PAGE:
Reasons it is Essential to know the History of a Crib before Purchasing

A baby’s crib is one of the most important pieces of furniture parents and caregivers will buy. It is not a purchase that should be made lightly, as the crib is a place baby will likely spend much time in and it will be his safe haven.

One of the decisions that adults will face is what type of crib to buy and where to purchase the crib. Today’s market offers lots of choices, including department and specialty stores; or, parents may turn to second-hand options, such as eBay, Craigslist or thrift stores.

If considering buying a crib used, it is vital to know the crib’s age for several reasons:


Over time, safety standards change. According to USA Baby, a retail store, “Vintage cribs, manufactured before 1973 when the first federal guidelines went into effect, may be charming, but they’re the least safe cribs of all. Even used cribs that were manufactured more recently can be of questionable quality.”

Used older cribs may have splinters, decorative features that are a hazard to baby or slats that are too wide apart. Additionally, lead paint was legal in the U.S. until 1978 when a ban took effect.

According to USA Baby, in 1995 the Consumer Product Safety Commission (CPSC) “announced a roundup of all used cribs for disposal by crushing”. The reason for this was because the safety agency had received numerous reports of incidents where cribs came apart and babies were injured.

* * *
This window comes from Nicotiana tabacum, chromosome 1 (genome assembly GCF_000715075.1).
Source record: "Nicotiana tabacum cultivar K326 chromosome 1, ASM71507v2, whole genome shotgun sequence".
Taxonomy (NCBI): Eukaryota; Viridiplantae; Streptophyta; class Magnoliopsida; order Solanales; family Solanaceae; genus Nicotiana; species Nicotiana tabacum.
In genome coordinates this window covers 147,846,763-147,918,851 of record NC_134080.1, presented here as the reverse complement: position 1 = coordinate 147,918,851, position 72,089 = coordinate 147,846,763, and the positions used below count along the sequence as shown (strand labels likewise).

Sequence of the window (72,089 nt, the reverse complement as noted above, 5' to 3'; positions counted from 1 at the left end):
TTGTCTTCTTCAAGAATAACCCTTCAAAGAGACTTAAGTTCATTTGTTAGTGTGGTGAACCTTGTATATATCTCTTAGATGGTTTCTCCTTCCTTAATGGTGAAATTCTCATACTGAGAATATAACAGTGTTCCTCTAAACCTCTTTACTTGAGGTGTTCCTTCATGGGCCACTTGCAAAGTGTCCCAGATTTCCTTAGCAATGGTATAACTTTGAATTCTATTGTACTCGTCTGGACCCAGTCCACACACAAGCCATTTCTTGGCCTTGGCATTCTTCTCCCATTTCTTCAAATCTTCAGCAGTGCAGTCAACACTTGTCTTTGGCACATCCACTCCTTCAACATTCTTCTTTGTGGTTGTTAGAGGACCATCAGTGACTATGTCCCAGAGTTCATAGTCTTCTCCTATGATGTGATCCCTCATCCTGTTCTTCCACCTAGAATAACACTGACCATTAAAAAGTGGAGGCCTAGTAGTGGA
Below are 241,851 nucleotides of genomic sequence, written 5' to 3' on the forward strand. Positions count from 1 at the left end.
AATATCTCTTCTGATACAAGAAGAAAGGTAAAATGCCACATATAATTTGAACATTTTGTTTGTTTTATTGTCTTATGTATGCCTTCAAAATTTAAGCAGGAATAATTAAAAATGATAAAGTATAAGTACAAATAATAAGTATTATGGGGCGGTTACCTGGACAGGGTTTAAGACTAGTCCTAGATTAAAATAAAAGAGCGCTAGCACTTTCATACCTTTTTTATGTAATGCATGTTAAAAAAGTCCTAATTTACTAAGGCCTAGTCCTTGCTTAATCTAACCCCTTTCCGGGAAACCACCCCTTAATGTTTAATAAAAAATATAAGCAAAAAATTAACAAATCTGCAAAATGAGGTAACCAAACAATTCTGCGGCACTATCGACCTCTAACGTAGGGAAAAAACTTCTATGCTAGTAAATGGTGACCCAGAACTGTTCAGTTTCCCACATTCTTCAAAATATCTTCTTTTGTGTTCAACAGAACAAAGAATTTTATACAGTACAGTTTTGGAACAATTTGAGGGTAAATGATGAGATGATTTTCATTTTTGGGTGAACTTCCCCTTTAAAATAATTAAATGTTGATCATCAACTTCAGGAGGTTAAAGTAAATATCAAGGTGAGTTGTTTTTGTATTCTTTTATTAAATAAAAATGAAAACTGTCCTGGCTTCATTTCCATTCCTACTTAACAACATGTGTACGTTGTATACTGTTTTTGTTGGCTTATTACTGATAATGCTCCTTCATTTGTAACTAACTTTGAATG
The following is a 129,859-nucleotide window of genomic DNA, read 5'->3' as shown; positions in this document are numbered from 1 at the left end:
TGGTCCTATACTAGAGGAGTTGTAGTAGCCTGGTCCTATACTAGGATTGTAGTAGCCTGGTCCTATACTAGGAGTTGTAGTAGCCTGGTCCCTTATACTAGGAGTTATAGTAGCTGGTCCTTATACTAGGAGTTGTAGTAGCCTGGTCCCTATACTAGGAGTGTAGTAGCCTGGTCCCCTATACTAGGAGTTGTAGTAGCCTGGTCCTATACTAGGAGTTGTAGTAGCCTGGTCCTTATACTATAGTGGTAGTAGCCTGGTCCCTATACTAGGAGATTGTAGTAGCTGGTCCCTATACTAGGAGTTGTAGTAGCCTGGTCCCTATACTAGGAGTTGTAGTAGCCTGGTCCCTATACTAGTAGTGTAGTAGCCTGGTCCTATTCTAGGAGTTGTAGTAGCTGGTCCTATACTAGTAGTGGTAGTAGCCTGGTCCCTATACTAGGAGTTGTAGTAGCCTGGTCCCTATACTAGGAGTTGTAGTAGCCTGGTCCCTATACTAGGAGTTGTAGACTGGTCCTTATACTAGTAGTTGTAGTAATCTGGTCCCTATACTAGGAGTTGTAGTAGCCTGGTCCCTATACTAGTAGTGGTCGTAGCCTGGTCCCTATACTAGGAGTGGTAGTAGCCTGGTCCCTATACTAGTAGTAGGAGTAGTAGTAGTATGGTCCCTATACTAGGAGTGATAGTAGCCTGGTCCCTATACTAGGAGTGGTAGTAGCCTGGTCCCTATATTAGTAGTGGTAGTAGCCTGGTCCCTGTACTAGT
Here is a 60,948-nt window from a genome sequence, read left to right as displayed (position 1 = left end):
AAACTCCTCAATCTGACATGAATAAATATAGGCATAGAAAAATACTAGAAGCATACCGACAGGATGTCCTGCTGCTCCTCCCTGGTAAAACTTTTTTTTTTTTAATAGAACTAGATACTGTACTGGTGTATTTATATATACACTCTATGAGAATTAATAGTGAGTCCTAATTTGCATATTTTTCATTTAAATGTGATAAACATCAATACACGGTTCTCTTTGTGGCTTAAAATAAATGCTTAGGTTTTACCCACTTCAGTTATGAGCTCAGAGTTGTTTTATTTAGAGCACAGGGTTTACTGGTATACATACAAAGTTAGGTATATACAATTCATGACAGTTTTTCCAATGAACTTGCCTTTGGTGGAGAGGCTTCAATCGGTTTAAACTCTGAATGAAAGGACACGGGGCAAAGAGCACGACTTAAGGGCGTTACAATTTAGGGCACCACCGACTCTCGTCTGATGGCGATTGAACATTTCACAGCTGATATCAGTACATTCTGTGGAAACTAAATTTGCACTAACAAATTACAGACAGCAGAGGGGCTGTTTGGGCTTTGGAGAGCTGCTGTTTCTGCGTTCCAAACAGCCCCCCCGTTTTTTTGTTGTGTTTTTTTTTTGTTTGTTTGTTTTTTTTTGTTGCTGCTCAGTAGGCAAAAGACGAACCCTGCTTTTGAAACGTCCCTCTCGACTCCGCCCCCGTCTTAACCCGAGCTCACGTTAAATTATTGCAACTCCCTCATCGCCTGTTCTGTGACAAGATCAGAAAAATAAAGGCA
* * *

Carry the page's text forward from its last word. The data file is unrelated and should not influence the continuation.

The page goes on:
Over the years, even newer cribs have had recalls issued on them, leading to new federal requirements for cribs being issued in June 2011 [PDF].


Many older cribs may have had recalls issued on them, but without having the original information and/or if there are no longer any identifiers no longer on the crib, could mean the crib may be a hazard to your baby.

*History of the crib

If you do decide to buy a used crib, be sure and learn its history. For instance, cribs that have been passed around a lot to different families, or have gone through many moves, have been taken apart and reassembled multiple times. Over time, this reassembling could cause additional wear and tear on the crib, making it weaker. Additionally, some of the hardware could have been lost over time, which means the crib may not be secure.

Ideally, it is best to buy a crib new, and/or at the very least, obtain a used crib from a trusted family member or friend who has had a baby recently and the used crib meets current standards.

Baby Center offers some tips on how to buy and set up a crib.